Licensors and licensees hope to rekindle consumers' relationships with properties such as Care Bears, Strawberry Shortcake, Teenage Mutant Ninja Turtles, Cat in the Hat, and Rudolph the Red-Nosed Reindeer. Care Bears will figure significantly for Play Along with more than 20 new skus planned for 2003 and "two feature sections going into Toys "R" Us and Wal-Mart for spring," reports President Jay Foreman. The company also signed on as master toy licensee for Universal's upcoming movie, Cat in the Hat, with plush, figures, collectibles, and some feature items on shelves August 2003. Applause will support Cat in the Hat with plush, figurines, drinkware, and key chains due on shelves third quarter 2003.
The Teenage Mutant Ninja Turtles are coming out of their shells with support from licensees such as Basic Fun and Saturday morning airtime on FoxBox. Patch Products took on Rudolph the Red-Nosed Reindeer from GT Merchandising & Licensing Corp. and plans a line of Rudolph board games, card games, and puzzles.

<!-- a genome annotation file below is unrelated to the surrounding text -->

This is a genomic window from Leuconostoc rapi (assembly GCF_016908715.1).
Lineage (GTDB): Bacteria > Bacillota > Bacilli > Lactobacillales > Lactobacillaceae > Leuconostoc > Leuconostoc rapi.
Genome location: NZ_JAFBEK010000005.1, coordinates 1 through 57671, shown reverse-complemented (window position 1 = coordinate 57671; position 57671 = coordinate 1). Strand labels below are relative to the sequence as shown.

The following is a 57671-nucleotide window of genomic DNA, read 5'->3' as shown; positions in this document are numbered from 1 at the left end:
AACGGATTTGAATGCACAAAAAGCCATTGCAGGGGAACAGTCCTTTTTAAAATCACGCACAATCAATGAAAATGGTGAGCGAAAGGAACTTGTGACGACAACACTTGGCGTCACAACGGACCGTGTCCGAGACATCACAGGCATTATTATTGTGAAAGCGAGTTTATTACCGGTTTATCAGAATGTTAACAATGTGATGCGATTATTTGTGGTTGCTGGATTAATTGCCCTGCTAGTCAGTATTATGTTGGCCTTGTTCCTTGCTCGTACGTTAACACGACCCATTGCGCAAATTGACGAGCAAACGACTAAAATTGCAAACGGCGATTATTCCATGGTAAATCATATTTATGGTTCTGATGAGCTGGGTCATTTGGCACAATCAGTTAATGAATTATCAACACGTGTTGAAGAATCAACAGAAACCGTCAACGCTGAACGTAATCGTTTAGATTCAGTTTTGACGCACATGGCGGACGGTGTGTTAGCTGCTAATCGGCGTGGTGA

Classic PropertiesClassic properties continue to thrive with Scooby-Doo still a top dog for Warner Bros. Consumer Products. Equity Marketing plans three new skus for 2003. Batman, too, will undergo a resurgence with new master toy licensee Mattel planning product launches in spring based on the Batman animated series and in fall based on DC Comics' comic books.
Ohio Art will bring Etch a Sketch "into the 21st century through new case shapes and new licensing alliances," says Jo Wood, vice president of research and development. Limited product will roll out in 2003 with a much greater presence planned for 2004.